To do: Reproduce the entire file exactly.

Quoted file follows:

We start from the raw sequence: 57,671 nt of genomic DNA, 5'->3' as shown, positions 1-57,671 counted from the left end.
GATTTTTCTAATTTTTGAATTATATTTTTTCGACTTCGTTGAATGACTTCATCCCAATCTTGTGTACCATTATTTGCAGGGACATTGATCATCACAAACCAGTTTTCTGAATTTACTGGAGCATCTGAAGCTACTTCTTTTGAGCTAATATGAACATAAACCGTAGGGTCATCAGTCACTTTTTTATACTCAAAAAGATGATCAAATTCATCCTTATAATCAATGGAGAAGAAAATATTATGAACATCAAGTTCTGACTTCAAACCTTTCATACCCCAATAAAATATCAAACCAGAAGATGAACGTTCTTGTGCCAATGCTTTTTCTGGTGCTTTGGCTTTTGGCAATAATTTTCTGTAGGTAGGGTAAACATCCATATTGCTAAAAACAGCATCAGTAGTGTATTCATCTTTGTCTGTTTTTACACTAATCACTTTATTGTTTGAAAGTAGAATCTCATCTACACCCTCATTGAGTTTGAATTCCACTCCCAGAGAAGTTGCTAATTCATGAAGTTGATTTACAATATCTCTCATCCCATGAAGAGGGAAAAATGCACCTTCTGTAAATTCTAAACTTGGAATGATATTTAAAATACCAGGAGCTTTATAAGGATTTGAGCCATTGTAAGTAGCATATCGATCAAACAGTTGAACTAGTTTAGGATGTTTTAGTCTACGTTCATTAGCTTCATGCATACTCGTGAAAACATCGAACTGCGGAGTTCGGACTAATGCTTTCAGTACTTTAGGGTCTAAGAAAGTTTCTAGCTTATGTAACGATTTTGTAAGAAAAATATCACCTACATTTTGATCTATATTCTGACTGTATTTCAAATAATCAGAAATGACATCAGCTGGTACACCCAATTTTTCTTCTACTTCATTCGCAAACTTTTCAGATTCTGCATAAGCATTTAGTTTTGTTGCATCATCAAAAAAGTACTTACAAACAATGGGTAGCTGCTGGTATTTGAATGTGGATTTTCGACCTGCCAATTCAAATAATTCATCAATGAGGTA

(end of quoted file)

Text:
We start from the raw sequence: 57,671 nt of genomic DNA, 5'->3' as shown, positions 1-57,671 counted from the left end.
GATTTTTCTAATTTTTGAATTATATTTTTTCGACTTCGTTGAATGACTTCATCCCAATCTTGTGTACCATTATTTGCAGGGACATTGATCATCACAAACCAGTTTTCTGAATTTACTGGAGCATCTGAAGCTACTTCTTTTGAGCTAATATGAACATAAACCGTAGGGTCATCAGTCACTTTTTTATACTCAAAAAGATGATCAAATTCATCCTTATAATCAATGGAGAAGAAAATATTATGAACATCAAGTTCTGACTTCAAACCTTTCATACCCCAATAAAATATCAAACCAGAAGATGAACGTTCTTGTGCCAATGCTTTTTCTGGTGCTTTGGCTTTTGGCAATAATTTTCTGTAGGTAGGGTAAACATCCATATTGCTAAAAACAGCATCAGTAGTGTATTCATCTTTGTCTGTTTTTACACTAATCACTTTATTGTTTGAAAGTAGAATCTCATCTACACCCTCATTGAGTTTGAATTCCACTCCCAGAGAAGTTGCTAATTCATGAAGTTGATTTACAATATCTCTCATCCCATGAAGAGGGAAAAATGCACCTTCTGTAAATTCTAAACTTGGAATGATATTTAAAATACCAGGAGCTTTATAAGGATTTGAGCCATTGTAAGTAGCATATCGATCAAACAGTTGAACTAGTTTAGGATGTTTTAGTCTACGTTCATTAGCTTCATGCATACTCGTGAAAACATCGAACTGCGGAGTTCGGACTAATGCTTTCAGTACTTTAGGGTCTAAGAAAGTTTCTAGCTTATGTAACGATTTTGTAAGAAAAATATCACCTACATTTTGATCTATATTCTGACTGTATTTCAAATAATCAGAAATGACATCAGCTGGTACACCCAATTTTTCTTCTACTTCATTCGCAAACTTTTCAGATTCTGCATAAGCATTTAGTTTTGTTGCATCATCAAAAAAGTACTTACAAACAATGGGTAGCTGCTGGTATTTGAATGTGGATTTTCGACCTGCCAATTCAAATAATTCATCAATGAGGTA